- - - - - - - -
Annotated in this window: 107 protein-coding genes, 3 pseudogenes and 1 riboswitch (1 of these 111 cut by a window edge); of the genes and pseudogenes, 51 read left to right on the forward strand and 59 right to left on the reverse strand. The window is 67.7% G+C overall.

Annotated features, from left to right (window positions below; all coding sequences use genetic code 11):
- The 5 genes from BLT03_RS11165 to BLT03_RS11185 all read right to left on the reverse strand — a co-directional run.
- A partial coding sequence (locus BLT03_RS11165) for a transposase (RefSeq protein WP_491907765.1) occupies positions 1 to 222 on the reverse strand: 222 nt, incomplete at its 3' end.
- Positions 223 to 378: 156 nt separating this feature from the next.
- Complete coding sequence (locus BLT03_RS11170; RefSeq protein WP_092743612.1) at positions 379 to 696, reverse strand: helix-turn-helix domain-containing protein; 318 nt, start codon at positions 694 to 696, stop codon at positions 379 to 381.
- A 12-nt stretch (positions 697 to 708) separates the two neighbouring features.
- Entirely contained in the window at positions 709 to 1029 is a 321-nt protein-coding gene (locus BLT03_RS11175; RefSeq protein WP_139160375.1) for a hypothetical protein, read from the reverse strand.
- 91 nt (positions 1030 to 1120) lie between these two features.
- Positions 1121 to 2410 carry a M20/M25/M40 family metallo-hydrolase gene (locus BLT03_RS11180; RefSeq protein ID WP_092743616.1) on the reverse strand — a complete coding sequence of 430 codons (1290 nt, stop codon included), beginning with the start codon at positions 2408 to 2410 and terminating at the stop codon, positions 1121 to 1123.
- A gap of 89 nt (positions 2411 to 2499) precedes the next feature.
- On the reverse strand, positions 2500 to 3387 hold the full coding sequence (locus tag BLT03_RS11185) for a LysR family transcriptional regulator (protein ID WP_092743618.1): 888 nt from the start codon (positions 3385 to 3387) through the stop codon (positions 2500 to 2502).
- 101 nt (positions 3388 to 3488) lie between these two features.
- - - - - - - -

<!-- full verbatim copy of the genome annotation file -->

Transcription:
Annotated in this window: 107 protein-coding genes, 3 pseudogenes and 1 riboswitch (1 of these 111 cut by a window edge); of the genes and pseudogenes, 51 read left to right on the forward strand and 59 right to left on the reverse strand. The window is 67.7% G+C overall.

Annotated features, from left to right (window positions below; all coding sequences use genetic code 11):
- The 5 genes from BLT03_RS11165 to BLT03_RS11185 all read right to left on the reverse strand — a co-directional run.
- A partial coding sequence (locus BLT03_RS11165) for a transposase (RefSeq protein WP_491907765.1) occupies positions 1 to 222 on the reverse strand: 222 nt, incomplete at its 3' end.
- Positions 223 to 378: 156 nt separating this feature from the next.
- Complete coding sequence (locus BLT03_RS11170; RefSeq protein WP_092743612.1) at positions 379 to 696, reverse strand: helix-turn-helix domain-containing protein; 318 nt, start codon at positions 694 to 696, stop codon at positions 379 to 381.
- A 12-nt stretch (positions 697 to 708) separates the two neighbouring features.
- Entirely contained in the window at positions 709 to 1029 is a 321-nt protein-coding gene (locus BLT03_RS11175; RefSeq protein WP_139160375.1) for a hypothetical protein, read from the reverse strand.
- 91 nt (positions 1030 to 1120) lie between these two features.
- Positions 1121 to 2410 carry a M20/M25/M40 family metallo-hydrolase gene (locus BLT03_RS11180; RefSeq protein ID WP_092743616.1) on the reverse strand — a complete coding sequence of 430 codons (1290 nt, stop codon included), beginning with the start codon at positions 2408 to 2410 and terminating at the stop codon, positions 1121 to 1123.
- A gap of 89 nt (positions 2411 to 2499) precedes the next feature.
- On the reverse strand, positions 2500 to 3387 hold the full coding sequence (locus tag BLT03_RS11185) for a LysR family transcriptional regulator (protein ID WP_092743618.1): 888 nt from the start codon (positions 3385 to 3387) through the stop codon (positions 2500 to 2502).
- 101 nt (positions 3388 to 3488) lie between these two features.